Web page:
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Wednesday, December 23, 2015

Eat To Live : Do Not Live To Eat

"Unfit normal-weight individuals had a 30 percent lower risk of death from any cause than did fit obese individuals."
"These results suggest low BMI [body mass index] early in life is more important than high physical fitness, with regard to reducing the risk of early death."
Professor Peter Nordstrom, Umea University, Sweden

"This is something that really shouldn't be a debate of one versus the other."
"It's clear that both fitness and fatness are important. It's definitely good to be as fit as possible no matter what your body weight. But it's also clear that it is optimum to be both lean and fit. It shouldn't be a question of one or the other."
Walter Willett, nutrition and health expert, Harvard School of Public Health

Contestants from "The Biggest Loser," episode 801 (NBC Photo: Dave Bjerke)

When it comes to science, there is rarely complete agreement. For every theory which has not been incontestably proven, there are always counter-theories. And the agreement among some scientists and fitness experts that overweight people can still be fit through exercise may give comfort to the obese and the overweight -- and they are legion in all societies now -- but the idea most certainly has its detractors, and Professor Nordstrom quite qualifies as one.

New research appears to have put 'finis' to the theory of "fat but fit". That new research has demonstrated that the obese who regularly exercise are even so more likely to die before people who are unfit, yet slim. Even with high levels of aerobic fitness, people who are categorized as obese are 30 percent likelier to die a premature death in comparison with people who are slender, yet performed little exercise. Data that resulted from a study of 1.3-million subjects point the way.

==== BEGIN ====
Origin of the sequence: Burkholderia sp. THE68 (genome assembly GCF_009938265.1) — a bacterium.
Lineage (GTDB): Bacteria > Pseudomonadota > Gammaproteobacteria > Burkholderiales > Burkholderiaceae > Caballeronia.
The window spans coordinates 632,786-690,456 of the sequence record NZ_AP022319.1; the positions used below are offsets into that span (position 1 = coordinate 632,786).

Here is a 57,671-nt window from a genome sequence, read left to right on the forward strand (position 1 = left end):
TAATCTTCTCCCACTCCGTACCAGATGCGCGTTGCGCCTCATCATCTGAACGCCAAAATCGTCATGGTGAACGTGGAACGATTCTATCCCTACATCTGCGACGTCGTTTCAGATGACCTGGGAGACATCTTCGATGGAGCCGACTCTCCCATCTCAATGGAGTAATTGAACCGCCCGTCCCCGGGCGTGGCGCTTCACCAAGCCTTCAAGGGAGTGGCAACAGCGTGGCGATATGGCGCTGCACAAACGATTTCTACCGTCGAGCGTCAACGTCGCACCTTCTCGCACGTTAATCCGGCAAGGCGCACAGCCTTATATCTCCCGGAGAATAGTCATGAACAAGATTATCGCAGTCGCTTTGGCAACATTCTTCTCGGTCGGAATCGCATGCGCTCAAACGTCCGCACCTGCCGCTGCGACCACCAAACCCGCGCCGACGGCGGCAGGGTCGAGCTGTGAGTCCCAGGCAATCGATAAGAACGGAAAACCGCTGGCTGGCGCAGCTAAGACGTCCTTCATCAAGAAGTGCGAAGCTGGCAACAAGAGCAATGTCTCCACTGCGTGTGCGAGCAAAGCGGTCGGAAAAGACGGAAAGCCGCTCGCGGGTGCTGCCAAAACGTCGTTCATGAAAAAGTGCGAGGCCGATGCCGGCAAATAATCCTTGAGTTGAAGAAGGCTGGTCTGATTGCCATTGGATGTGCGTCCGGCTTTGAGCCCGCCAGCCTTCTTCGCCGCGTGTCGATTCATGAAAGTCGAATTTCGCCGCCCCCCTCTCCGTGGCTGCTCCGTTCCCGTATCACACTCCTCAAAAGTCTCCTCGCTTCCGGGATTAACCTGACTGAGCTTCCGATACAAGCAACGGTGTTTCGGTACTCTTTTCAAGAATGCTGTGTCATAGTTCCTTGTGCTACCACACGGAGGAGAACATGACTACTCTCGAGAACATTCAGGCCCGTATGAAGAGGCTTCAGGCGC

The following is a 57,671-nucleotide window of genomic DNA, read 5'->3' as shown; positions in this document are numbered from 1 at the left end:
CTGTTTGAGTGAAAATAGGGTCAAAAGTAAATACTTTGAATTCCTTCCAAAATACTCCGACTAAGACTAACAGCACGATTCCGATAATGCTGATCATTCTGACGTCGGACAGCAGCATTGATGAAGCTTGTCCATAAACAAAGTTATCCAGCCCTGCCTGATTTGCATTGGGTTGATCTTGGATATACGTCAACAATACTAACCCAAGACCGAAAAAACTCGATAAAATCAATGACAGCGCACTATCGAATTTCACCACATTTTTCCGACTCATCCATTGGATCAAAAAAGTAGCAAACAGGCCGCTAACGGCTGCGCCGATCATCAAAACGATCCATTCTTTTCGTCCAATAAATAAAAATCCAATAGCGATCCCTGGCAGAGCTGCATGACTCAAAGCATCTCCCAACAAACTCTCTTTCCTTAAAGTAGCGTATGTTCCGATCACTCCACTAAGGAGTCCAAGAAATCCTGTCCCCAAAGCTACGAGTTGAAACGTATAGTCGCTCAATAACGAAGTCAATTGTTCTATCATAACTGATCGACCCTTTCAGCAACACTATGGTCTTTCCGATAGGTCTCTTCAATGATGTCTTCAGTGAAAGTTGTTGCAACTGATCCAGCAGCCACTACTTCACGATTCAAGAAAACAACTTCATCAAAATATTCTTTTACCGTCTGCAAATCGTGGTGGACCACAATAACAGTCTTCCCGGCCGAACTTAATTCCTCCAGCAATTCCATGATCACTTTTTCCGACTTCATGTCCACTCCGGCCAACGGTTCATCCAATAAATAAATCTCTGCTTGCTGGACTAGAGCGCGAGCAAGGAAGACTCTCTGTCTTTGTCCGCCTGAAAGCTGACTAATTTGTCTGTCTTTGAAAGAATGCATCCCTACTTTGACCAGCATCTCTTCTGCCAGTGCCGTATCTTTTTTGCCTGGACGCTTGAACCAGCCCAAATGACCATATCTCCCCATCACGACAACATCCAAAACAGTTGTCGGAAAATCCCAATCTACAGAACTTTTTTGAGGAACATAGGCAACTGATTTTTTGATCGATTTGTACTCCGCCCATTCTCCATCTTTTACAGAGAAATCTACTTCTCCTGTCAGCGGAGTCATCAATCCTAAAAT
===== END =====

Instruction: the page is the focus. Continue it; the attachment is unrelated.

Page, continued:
Before reaching that conclusion researchers had a 30-year tracking record that led them to the certainty that the right weight is the most vital determinant of longevity and long-term health. So scrub the belief that obesity could be compensated for by being 'fit'. If you are obese, you simply are not 'fit', exercising aside. Although there is nothing to say that those who are morbidly overweight and who can exercise will still be doing themselves a favour; not as much as losing weight, but helping themselves nonetheless.

This largest study of its kind whose results were published in the International Journal of Epidemiology, had been based on 18-year-old Swedish military conscripts, tested by having them cycle until utter exhaustion, establishing their level of aerobic fitness. This was followed up by health researchers keeping tabs on the men for an average of 29 years. The findings, according to Professor Nordstrom laid waste to the idea that the obese could compensate their mortality risk by exercising.

It follows on the 2012 study by a team of researchers from the United States and Europe, published in the European Heart Journal. That research team posited with confidence that overweight and obese people were at no greater risk of heart disease or cancer than people of normal weight -- as long as they were "metabolically fit."  According to that earlier study their obese, exercising subjects were not overwhelmingly seen to have insulin resistance, high triglycerides or high blood pressure; their cholesterol levels were seen to be acceptable.

Close to half of the 43,000 obese subjects on whom data were had were considered to rank as fit according to these criteria. And the researchers concluded that when compared against healthy normal-weight subjects the obese but fit participants harboured no higher risk of premature death.

The researchers tracked men for 30 years, before coming to the conclusion that being the right weight is the most important factor for long-term health.
GETTY IMAGES/THINKSTOCK The researchers tracked men for 30 years, before coming to the conclusion that being the right weight is the most important factor for long-term health. 
With the new study results, however, men in the highest fifth of aerobic fitness had a 48 percent lower risk of death from any cause in comparison with the lowest fifth, it was found. Those men had an 80 percent lower death occurrence associated with alcohol or drug abuse, with a 59 percent reduced chance of suicide, while showing a 45 percent drop in heart disease deaths. But with all these indices in place and adding obesity, they were much more likely to die at an earlier age than men who were slim.

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